Right way. Wrong way. Rick’s way.



2 most influential men of my life.  Dad (L) Uncle Rick (R)

2 most influential men of my life. Dad (L) Uncle Rick ®It never rains in Denver.


It never rains in Denver.

Well, except for the last 8 STRAIGHT ****-in’ days when it literally hasn’t stopped raining.


I saw a damn DUCK sitting under a pine tree this morning! You know how WET it has to be for a DUCK to seek dry ground?


Pissed off duck sitting under a tree.

Pissed off duck sitting under a tree.

Tomorrow’s forecast calls for snow in the morning with an 80% chance of a locust plague by Noon and frogs falling from the sky by dinnertime.


Baseball cancelled. Soccer cancelled. Too wet for yard work.


Nothing to do but watch the rain and think.


And today I find myself thinking about my Uncle Rick who passed away suddenly in January 2014.


I can’t figure out if there’s a rain/Rick connection that I’m missing.


Maybe. Maybe not.


As a rule he tends to cross my mind more when it’s car washing, lawn mowing, flowerbed clearing kind of weather.


That connection is obvious because Rick was probably the single hardest working guy I ever met in my life.


I can remember being a teenager, pretty much in peak physical condition, and damned if that guy wouldn’t run you around a yard planting, mulching, raking, mowing till you felt like your arms would fall off.


In hindsight, Rick knew that. And I’m sure he found great enjoyment in that as well.


Working with Rick was kind of an adventure in and of itself because as anyone who knew him will attest, there are only 3 ways to do something:


  1. Right way
  2. Wrong way
  3. Rick’s way


And in my experience it really didn’t matter if you were building a fence, mowing a lawn, trimming a tree, pouring a patio, or washing a car, Rick really DID know the best way to do the job.


In fact, once you gave yourself over to that reality, things tended to run a lot more smoothly!


Up to about the age of 18 you just had to admit to yourself that you didn’t have nearly enough experience or insight to truly a suggestion to Rick about how to do a given job.


It’d sorta be like Michelangelo’s brush cleaner looking up at the ceiling of the Sistine Chapel and saying to the great Master, “Less Blue. More mauve.”


Best you could hope for at that age was to take direction well and do it the way he said to do it. (An approach not without its merits, it should be noted. Because Rick was the first one to reach into his pocket to buy you lunch or dinner or throw you some “walking around money” after a day of work.)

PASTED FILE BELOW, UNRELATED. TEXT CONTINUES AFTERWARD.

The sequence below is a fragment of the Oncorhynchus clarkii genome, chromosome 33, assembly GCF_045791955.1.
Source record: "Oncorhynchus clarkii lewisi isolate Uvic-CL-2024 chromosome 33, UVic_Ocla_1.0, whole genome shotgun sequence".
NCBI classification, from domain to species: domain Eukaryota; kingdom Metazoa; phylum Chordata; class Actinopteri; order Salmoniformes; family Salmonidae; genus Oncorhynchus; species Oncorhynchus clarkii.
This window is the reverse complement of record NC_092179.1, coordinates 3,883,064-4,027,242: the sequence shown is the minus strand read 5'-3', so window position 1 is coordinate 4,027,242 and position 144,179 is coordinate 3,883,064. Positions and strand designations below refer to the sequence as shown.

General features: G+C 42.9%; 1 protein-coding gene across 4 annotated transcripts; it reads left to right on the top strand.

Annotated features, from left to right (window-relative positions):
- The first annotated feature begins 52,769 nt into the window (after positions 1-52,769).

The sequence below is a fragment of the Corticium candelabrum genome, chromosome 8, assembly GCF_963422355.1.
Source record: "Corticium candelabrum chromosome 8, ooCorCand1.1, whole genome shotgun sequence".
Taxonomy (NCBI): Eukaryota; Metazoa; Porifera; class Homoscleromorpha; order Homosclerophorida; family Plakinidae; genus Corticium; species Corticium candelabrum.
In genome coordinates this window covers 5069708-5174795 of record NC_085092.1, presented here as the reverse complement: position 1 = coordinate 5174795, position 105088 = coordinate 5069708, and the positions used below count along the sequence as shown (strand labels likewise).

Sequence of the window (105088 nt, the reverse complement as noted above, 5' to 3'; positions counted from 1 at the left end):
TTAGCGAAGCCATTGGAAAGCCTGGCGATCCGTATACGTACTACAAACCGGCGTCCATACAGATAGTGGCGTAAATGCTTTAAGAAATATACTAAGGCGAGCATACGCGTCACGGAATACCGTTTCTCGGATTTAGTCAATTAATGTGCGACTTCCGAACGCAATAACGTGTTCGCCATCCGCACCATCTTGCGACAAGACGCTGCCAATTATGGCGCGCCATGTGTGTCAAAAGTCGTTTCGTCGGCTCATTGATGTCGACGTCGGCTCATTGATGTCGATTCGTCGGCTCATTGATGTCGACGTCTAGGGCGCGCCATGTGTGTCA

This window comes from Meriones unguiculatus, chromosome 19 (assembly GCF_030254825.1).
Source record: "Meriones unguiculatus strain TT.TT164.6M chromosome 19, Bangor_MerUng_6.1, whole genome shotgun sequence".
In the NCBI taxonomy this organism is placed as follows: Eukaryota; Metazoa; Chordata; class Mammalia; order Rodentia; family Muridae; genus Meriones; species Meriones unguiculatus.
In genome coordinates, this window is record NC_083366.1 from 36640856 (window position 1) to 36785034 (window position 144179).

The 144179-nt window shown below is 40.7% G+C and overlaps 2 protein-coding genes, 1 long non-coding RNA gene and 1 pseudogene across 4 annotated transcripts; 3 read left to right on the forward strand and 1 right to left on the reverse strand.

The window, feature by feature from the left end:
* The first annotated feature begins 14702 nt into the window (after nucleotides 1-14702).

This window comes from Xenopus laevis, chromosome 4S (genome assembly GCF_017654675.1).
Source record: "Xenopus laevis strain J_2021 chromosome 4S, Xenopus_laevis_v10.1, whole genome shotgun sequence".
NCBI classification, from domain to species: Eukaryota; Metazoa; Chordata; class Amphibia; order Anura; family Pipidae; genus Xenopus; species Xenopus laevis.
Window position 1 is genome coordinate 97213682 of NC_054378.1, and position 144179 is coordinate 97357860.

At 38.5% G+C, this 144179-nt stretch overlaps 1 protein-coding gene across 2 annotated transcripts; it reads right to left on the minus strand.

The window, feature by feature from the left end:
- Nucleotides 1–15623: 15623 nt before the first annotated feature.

But when I look back on things, I find it interesting that for all the insight and experience Rick had, once you reached a certain age (maybe 18 or so?) and had proven yourself to him, he really did listen to your input and suggestions.


And I’ll tell you, when you spend so much of your life working with a man you respect, and admire, and look up to, few things felt better than standing shoulder to shoulder with him and saying, “You know, I was thinking about maybe doing it THIS way”, and him running a few scenarios in his mind and then saying “That’s a good idea, Michael. I like that. Let’s do it that way.”


This is not to say that Rick was going to take every suggestion of yours. Not by a long shot.


And even if he DID take your suggestion, that didn’t mean that Michelangelo and the brush cleaner had switched roles.


You may have gotten promoted to palette holder or something, but there is only ONE great Master on every job.


After all: Right way. Wrong way. Rick’s way.


But I held him in such high esteem and I wanted so badly to earn his respect, that it always, always meant the world to me when I felt like I had.


By the way, “earning his respect” shouldn’t be confused with “earning his love”.


I always knew I had that. Unconditionally.


I’m pretty sure there were moments out on Crestview Drive or St. Clair Drive when the teenaged me wished that the sun would set on a seemingly endless day of working beside Uncle Rick so I could head out and meet my friends.


Because, you know, that’s how teenagers are.


They don’t realize that the really special moments in life, those moments that shape you, and define you don’t last forever.


30 years removed from those days, I wish Rick were here so he could call me and say, “I got 3 yards of mulch being delivered on Saturday. What time can you be here?”


Right way. Wrong way. Rick’s way.



PS– It would also be okay if it stopped raining, too.











One Comment

  • Aunt Buddy wrote:

    Mike, what a wonderful tribute to a very “big” man! I miss him every day and hope that he will continue to be an inspiration to me in my care of family and all mankind.
    Maybe Rick was talking to you through that rain :)
    Thank you!

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